Forest Service to break ground on new lab
Ground will be broken Monday on a new $1.3 million environmentally friendly laboratory at the USDA Forest Service Southern Research Station (SRS) in Starkville.
The “green” laboratory will provide scientists in the SRS Wood Products Insect Research Unit with a “state of the science” facility to conduct research that helps protect homes, forests and other resources from insect pests, Director Jim Reaves said.
“The new facility will give Forest Service researchers a modern laboratory where they can better serve landowners, homeowners, the regulatory community and industry by meeting the increasing demand for testing termite and other control products,” said Reaves. “This laboratory is an investment in Starkville and the nation that will pay dividends today and in the future.”
The new 6,635-square-foot Wood Products Insect Laboratory will house the SRS research unit that includes the Termiticide Testing Program. The program provides data to the Environmental Protection Agency and state regulators for registration of termiticides (pesticides used to kill termites) in the United States.
The unit also conducts research on termites and other wood-destroying insects. Currently, research unit employees are scattered across three separate locations including two temporary laboratories at Mississippi State University, a key research partner.
The laboratory will serve as a permanent location for about 10 employees and allow SRS to expand its research and increase opportunities with existing and new partners. SRS will construct the new facility on federal property across from the Forestry Sciences Laboratory at Mississippi State University.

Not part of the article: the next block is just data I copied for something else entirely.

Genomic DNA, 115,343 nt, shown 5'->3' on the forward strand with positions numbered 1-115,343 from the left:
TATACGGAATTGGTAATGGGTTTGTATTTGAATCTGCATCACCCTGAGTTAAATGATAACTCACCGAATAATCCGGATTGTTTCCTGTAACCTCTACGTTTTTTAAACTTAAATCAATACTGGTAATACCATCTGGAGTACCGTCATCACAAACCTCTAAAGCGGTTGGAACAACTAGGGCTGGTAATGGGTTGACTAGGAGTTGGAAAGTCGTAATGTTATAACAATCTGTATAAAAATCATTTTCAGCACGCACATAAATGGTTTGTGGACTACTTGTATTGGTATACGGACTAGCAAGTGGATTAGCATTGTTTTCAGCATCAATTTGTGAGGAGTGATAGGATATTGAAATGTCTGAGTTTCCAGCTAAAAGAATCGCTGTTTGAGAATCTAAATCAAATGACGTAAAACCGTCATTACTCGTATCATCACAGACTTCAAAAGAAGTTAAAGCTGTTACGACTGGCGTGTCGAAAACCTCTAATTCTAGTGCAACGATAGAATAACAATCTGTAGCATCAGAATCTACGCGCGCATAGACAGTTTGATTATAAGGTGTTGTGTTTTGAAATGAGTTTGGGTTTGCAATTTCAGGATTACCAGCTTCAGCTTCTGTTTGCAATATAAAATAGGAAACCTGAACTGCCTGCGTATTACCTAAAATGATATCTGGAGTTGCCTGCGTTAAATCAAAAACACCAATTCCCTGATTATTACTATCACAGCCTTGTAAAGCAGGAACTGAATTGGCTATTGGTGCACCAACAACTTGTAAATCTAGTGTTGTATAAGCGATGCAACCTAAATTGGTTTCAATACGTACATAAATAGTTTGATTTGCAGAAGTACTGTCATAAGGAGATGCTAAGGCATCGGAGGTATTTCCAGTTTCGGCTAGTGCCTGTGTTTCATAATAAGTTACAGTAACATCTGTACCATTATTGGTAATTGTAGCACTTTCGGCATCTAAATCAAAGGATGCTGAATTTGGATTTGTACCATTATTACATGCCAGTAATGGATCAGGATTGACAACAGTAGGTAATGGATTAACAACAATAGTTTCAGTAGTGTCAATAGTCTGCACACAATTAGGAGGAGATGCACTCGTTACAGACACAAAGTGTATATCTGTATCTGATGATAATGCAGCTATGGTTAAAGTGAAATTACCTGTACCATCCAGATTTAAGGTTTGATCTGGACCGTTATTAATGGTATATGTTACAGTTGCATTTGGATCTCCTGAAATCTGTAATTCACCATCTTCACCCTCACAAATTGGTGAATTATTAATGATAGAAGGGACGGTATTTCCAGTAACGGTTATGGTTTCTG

Station officials designed the facility to meet standards required by the United States Green Building Council’s Leadership in Energy and Environmental Design (LEED) Silver certification. The laboratory includes the following environmentally friendly features:
• An Energy Star-rated standing seam metal roof over structural insulated roof panels will reduce heat gain during the summer, thus reducing the air conditioning load for the building.
• Glass block assemblies incorporated into exterior walls will maximize daylight in laboratory spaces, reducing the use of general area lighting in the laboratory spaces.
• The building will include energy-efficient T5 light fixtures that are controlled by a lighting control system to maximize the energy efficiency. Occupancy sensors will turn off light fixtures in unoccupied short-term use areas of the building. A master time clock will ensure that no lighting is inadvertently left on when the building is not occupied.
A daylight sensor will work in conjunction with the master time clock to energize the exterior building lighting only when it is needed.
• Seven small, highly efficient HVAC split systems will allow zoned heating and cooling of occupied spaces. When a room is not in use, that area of the building can be isolated to lower heating and cooling demands.
• No ozone-depleting refrigerants will be used in building systems.
• Extensive use of local and regional materials will reduce the amount of fossil fuel used for material transportation.
• SRS will extensively use building materials manufactured from recycled materials.
• Low volatile organic content of building materials, paints, caulks and adhesives will contribute to indoor air quality.
• All workspaces will have operable windows to allow occupants access to fresh outdoor air.
The new facility will contain four laboratories and support space. Site preparation work for the new facility is minimal, and existing parking spaces will serve the new lab.
Construction will not disturb the existing vegetative buffer between the new facility and nearby houses. SRS is paying for the project with general Station funds and expects to complete construction by April 2011.
Research at the laboratory will complement programs at Mississippi State University, and it better satisfies cooperative ties with federal and state regulatory agencies, private industries and associations, and the public. SRS conducts insect and termiticide research with a variety of partners including major corporations and is recognized internationally for its research and testing activities.
SRS is comprised of about 120 Forest Service scientists and several hundred support staff who conduct natural resource research in 20 locations across 13 Southern states (Virginia to Texas). The Station’s mission is “…to create the science and technology needed to sustain and enhance southern forest ecosystems and the benefits they provide.”